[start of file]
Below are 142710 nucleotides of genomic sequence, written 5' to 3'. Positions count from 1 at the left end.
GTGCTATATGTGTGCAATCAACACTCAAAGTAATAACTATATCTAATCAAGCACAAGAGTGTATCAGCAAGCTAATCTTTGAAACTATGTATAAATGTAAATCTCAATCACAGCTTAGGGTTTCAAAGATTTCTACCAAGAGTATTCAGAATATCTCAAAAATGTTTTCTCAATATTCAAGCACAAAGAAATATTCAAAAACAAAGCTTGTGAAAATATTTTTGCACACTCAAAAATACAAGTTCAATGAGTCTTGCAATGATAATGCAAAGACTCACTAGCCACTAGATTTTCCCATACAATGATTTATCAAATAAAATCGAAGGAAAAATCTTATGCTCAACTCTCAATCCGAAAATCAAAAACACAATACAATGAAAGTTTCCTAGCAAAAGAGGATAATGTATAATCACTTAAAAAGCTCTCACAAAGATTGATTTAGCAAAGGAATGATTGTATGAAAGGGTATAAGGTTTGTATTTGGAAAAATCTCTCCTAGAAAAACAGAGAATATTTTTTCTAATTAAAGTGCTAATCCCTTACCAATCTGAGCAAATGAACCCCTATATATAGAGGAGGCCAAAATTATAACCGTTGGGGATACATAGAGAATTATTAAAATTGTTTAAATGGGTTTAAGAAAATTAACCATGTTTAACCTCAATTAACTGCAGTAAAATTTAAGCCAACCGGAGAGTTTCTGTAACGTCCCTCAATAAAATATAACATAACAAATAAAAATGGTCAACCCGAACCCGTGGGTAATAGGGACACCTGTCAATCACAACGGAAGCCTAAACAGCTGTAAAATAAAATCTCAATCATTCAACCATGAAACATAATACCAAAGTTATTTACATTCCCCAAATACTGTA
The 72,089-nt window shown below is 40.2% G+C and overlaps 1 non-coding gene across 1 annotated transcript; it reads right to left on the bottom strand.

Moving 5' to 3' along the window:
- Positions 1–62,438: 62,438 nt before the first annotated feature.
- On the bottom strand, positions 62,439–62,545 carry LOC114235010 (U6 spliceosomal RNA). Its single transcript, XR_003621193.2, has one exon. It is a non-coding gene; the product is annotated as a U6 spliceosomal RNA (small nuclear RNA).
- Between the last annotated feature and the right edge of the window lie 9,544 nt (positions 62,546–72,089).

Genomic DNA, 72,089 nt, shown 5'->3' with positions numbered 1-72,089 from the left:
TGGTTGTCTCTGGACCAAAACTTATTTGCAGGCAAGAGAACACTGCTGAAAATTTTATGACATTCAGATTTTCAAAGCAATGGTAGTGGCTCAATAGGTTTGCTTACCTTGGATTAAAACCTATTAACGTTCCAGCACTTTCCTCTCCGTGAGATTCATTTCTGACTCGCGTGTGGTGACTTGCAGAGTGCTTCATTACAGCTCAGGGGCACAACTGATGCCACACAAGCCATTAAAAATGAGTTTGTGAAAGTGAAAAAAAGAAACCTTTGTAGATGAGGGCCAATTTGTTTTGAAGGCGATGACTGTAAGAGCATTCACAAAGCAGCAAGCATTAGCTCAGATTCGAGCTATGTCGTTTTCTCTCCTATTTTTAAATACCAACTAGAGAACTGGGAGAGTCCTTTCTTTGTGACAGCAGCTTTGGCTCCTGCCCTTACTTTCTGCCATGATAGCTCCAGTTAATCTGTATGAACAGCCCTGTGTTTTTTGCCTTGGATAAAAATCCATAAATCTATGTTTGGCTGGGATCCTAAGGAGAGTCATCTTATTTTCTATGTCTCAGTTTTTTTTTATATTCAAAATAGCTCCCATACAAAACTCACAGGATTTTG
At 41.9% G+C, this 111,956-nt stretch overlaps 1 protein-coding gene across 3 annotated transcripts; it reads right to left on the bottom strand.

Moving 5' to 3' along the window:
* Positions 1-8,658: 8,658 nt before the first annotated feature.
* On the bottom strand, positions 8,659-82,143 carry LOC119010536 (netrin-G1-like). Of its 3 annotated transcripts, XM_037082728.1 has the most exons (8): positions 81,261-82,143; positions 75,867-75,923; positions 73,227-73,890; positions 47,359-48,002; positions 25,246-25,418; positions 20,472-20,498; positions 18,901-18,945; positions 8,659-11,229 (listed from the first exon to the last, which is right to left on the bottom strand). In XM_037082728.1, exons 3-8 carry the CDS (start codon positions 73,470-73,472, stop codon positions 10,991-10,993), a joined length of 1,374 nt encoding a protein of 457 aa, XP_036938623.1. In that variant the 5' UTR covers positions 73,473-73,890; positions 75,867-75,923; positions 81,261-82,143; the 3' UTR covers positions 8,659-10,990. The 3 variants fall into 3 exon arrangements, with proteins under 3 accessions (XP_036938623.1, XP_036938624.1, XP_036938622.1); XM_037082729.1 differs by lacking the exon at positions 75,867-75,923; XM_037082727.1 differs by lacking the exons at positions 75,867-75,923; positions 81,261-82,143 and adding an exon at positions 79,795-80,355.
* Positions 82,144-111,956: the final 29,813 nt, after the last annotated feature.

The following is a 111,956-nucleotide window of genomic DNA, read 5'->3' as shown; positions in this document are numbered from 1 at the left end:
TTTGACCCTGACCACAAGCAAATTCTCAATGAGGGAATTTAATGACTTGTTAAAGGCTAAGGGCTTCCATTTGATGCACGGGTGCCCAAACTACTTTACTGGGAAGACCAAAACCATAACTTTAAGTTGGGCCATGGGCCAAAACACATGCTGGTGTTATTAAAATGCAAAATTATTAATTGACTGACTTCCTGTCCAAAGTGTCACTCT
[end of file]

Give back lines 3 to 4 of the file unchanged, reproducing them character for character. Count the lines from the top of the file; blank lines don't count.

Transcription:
The 72,089-nt window shown below is 40.2% G+C and overlaps 1 non-coding gene across 1 annotated transcript; it reads right to left on the bottom strand.

Moving 5' to 3' along the window: